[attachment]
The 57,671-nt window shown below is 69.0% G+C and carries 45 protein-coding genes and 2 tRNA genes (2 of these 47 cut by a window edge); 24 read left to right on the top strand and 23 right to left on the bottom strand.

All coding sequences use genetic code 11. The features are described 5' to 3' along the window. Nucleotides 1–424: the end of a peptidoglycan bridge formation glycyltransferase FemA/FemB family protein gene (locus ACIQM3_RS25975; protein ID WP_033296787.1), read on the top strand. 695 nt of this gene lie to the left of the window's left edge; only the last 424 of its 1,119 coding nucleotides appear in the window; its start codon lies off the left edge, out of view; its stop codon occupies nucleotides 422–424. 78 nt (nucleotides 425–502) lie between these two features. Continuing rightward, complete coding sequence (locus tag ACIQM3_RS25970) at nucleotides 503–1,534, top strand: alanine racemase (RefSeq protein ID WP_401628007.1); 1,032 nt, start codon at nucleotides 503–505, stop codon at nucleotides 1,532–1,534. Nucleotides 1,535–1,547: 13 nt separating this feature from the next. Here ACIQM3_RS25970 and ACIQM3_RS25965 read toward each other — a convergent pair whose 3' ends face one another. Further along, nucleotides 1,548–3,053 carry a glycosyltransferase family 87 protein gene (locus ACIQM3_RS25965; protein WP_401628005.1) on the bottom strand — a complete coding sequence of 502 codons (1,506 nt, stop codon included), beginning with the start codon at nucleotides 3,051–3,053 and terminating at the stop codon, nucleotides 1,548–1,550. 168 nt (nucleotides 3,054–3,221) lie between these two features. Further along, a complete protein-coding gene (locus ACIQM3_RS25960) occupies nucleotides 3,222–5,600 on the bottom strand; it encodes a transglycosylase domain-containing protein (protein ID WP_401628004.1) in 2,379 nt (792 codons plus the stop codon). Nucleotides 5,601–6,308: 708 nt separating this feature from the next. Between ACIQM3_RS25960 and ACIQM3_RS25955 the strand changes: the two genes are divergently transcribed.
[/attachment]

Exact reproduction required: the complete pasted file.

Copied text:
The 57,671-nt window shown below is 69.0% G+C and carries 45 protein-coding genes and 2 tRNA genes (2 of these 47 cut by a window edge); 24 read left to right on the top strand and 23 right to left on the bottom strand.

All coding sequences use genetic code 11. The features are described 5' to 3' along the window. Nucleotides 1–424: the end of a peptidoglycan bridge formation glycyltransferase FemA/FemB family protein gene (locus ACIQM3_RS25975; protein ID WP_033296787.1), read on the top strand. 695 nt of this gene lie to the left of the window's left edge; only the last 424 of its 1,119 coding nucleotides appear in the window; its start codon lies off the left edge, out of view; its stop codon occupies nucleotides 422–424. 78 nt (nucleotides 425–502) lie between these two features. Continuing rightward, complete coding sequence (locus tag ACIQM3_RS25970) at nucleotides 503–1,534, top strand: alanine racemase (RefSeq protein ID WP_401628007.1); 1,032 nt, start codon at nucleotides 503–505, stop codon at nucleotides 1,532–1,534. Nucleotides 1,535–1,547: 13 nt separating this feature from the next. Here ACIQM3_RS25970 and ACIQM3_RS25965 read toward each other — a convergent pair whose 3' ends face one another. Further along, nucleotides 1,548–3,053 carry a glycosyltransferase family 87 protein gene (locus ACIQM3_RS25965; protein WP_401628005.1) on the bottom strand — a complete coding sequence of 502 codons (1,506 nt, stop codon included), beginning with the start codon at nucleotides 3,051–3,053 and terminating at the stop codon, nucleotides 1,548–1,550. 168 nt (nucleotides 3,054–3,221) lie between these two features. Further along, a complete protein-coding gene (locus ACIQM3_RS25960) occupies nucleotides 3,222–5,600 on the bottom strand; it encodes a transglycosylase domain-containing protein (protein ID WP_401628004.1) in 2,379 nt (792 codons plus the stop codon). Nucleotides 5,601–6,308: 708 nt separating this feature from the next. Between ACIQM3_RS25960 and ACIQM3_RS25955 the strand changes: the two genes are divergently transcribed.